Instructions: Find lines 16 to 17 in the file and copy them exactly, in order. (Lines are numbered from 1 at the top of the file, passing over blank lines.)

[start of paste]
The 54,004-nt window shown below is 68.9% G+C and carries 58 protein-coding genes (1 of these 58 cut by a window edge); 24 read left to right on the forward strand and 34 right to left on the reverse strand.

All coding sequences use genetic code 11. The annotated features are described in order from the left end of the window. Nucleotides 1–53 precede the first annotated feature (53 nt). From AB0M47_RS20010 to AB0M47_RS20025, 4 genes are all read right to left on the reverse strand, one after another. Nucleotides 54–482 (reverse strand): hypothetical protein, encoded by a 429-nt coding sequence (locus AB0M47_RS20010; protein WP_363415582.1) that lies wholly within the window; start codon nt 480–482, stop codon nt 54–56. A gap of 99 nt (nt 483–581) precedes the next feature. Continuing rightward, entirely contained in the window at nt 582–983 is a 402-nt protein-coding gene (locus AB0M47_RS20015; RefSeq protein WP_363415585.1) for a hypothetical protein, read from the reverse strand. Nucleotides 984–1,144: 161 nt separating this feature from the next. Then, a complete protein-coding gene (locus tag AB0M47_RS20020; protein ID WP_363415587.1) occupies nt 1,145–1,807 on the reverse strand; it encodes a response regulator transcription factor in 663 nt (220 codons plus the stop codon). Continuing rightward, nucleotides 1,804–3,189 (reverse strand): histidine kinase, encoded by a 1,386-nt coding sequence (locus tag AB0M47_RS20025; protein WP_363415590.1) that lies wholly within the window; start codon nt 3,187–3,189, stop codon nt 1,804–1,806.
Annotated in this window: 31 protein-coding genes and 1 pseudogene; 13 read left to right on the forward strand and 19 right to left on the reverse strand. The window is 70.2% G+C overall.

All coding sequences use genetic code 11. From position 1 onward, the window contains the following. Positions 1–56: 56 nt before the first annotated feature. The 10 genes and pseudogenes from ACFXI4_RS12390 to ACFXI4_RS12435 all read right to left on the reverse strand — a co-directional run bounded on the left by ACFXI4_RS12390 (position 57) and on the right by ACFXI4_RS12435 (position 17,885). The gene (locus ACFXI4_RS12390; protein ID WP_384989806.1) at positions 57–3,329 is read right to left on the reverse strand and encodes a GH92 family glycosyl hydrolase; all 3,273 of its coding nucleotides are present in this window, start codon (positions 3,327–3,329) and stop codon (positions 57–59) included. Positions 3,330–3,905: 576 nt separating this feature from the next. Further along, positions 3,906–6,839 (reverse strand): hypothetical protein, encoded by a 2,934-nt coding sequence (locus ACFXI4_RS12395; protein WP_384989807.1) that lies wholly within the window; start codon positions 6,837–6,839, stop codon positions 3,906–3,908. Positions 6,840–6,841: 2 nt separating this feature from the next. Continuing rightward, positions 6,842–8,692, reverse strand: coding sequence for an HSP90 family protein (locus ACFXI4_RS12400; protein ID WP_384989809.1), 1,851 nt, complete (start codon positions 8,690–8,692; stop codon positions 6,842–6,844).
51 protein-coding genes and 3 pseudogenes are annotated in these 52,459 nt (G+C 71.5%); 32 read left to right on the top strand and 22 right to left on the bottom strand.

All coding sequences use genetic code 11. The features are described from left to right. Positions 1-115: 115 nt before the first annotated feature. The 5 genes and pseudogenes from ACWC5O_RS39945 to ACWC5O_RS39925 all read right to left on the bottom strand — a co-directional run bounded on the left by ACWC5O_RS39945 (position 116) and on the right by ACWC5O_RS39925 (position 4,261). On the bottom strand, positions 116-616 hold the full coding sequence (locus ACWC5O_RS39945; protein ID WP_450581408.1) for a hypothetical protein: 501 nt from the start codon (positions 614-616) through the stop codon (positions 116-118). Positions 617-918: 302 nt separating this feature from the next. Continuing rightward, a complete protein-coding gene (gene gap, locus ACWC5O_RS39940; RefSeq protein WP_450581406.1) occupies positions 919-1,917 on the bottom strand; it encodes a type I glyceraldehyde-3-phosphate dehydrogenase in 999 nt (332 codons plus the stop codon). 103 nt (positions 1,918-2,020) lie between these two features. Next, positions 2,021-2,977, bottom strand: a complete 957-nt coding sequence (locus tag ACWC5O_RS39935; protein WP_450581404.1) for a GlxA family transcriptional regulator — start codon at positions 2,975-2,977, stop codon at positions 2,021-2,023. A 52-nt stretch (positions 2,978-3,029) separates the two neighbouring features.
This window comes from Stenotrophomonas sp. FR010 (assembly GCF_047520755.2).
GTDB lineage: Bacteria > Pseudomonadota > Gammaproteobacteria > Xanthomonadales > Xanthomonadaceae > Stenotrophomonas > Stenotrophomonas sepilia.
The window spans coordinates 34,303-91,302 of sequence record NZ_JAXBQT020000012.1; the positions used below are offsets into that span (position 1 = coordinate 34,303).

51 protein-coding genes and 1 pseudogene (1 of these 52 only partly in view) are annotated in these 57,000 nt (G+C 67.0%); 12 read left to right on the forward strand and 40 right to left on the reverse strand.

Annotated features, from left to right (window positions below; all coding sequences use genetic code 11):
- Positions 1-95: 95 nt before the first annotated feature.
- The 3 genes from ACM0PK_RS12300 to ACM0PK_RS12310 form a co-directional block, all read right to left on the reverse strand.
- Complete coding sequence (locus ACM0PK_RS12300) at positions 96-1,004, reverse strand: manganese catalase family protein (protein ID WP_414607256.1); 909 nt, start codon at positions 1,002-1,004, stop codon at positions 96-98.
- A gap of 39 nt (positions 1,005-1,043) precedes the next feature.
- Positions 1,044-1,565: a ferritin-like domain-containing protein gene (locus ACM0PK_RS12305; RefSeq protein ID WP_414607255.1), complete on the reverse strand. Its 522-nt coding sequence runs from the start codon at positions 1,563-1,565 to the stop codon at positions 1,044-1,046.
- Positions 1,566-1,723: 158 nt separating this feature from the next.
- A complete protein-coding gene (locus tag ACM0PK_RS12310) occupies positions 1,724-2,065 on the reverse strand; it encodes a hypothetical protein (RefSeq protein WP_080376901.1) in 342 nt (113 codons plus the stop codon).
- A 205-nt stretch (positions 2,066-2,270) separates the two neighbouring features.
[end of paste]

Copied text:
- Positions 1,044-1,565: a ferritin-like domain-containing protein gene (locus ACM0PK_RS12305; RefSeq protein ID WP_414607255.1), complete on the reverse strand. Its 522-nt coding sequence runs from the start codon at positions 1,563-1,565 to the stop codon at positions 1,044-1,046.
- Positions 1,566-1,723: 158 nt separating this feature from the next.